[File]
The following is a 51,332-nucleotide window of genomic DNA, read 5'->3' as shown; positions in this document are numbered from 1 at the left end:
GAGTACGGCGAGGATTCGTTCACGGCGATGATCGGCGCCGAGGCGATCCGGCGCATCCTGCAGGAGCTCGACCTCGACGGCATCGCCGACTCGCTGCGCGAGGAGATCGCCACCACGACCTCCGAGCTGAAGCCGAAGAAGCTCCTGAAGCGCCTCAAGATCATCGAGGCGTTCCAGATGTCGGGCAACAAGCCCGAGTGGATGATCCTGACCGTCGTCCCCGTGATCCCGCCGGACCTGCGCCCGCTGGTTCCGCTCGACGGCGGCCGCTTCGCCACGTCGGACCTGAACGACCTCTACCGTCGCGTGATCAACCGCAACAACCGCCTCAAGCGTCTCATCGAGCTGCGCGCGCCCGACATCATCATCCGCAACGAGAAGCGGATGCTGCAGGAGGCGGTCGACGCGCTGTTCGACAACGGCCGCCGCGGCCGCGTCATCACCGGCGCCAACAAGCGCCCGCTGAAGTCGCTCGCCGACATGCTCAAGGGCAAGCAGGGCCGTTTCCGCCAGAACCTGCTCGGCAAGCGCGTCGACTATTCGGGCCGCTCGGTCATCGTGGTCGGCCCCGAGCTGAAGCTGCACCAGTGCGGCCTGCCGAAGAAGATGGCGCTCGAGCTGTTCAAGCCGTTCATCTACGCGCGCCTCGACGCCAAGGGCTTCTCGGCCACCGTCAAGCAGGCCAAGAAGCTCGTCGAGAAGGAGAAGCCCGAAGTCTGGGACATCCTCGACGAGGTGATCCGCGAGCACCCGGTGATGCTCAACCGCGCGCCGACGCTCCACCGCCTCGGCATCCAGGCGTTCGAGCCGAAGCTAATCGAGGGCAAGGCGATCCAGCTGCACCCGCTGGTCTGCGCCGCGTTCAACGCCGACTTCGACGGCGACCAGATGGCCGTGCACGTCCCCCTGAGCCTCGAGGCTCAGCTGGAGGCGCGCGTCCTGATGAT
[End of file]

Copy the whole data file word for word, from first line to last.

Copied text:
The following is a 51,332-nucleotide window of genomic DNA, read 5'->3' as shown; positions in this document are numbered from 1 at the left end:
GAGTACGGCGAGGATTCGTTCACGGCGATGATCGGCGCCGAGGCGATCCGGCGCATCCTGCAGGAGCTCGACCTCGACGGCATCGCCGACTCGCTGCGCGAGGAGATCGCCACCACGACCTCCGAGCTGAAGCCGAAGAAGCTCCTGAAGCGCCTCAAGATCATCGAGGCGTTCCAGATGTCGGGCAACAAGCCCGAGTGGATGATCCTGACCGTCGTCCCCGTGATCCCGCCGGACCTGCGCCCGCTGGTTCCGCTCGACGGCGGCCGCTTCGCCACGTCGGACCTGAACGACCTCTACCGTCGCGTGATCAACCGCAACAACCGCCTCAAGCGTCTCATCGAGCTGCGCGCGCCCGACATCATCATCCGCAACGAGAAGCGGATGCTGCAGGAGGCGGTCGACGCGCTGTTCGACAACGGCCGCCGCGGCCGCGTCATCACCGGCGCCAACAAGCGCCCGCTGAAGTCGCTCGCCGACATGCTCAAGGGCAAGCAGGGCCGTTTCCGCCAGAACCTGCTCGGCAAGCGCGTCGACTATTCGGGCCGCTCGGTCATCGTGGTCGGCCCCGAGCTGAAGCTGCACCAGTGCGGCCTGCCGAAGAAGATGGCGCTCGAGCTGTTCAAGCCGTTCATCTACGCGCGCCTCGACGCCAAGGGCTTCTCGGCCACCGTCAAGCAGGCCAAGAAGCTCGTCGAGAAGGAGAAGCCCGAAGTCTGGGACATCCTCGACGAGGTGATCCGCGAGCACCCGGTGATGCTCAACCGCGCGCCGACGCTCCACCGCCTCGGCATCCAGGCGTTCGAGCCGAAGCTAATCGAGGGCAAGGCGATCCAGCTGCACCCGCTGGTCTGCGCCGCGTTCAACGCCGACTTCGACGGCGACCAGATGGCCGTGCACGTCCCCCTGAGCCTCGAGGCTCAGCTGGAGGCGCGCGTCCTGATGAT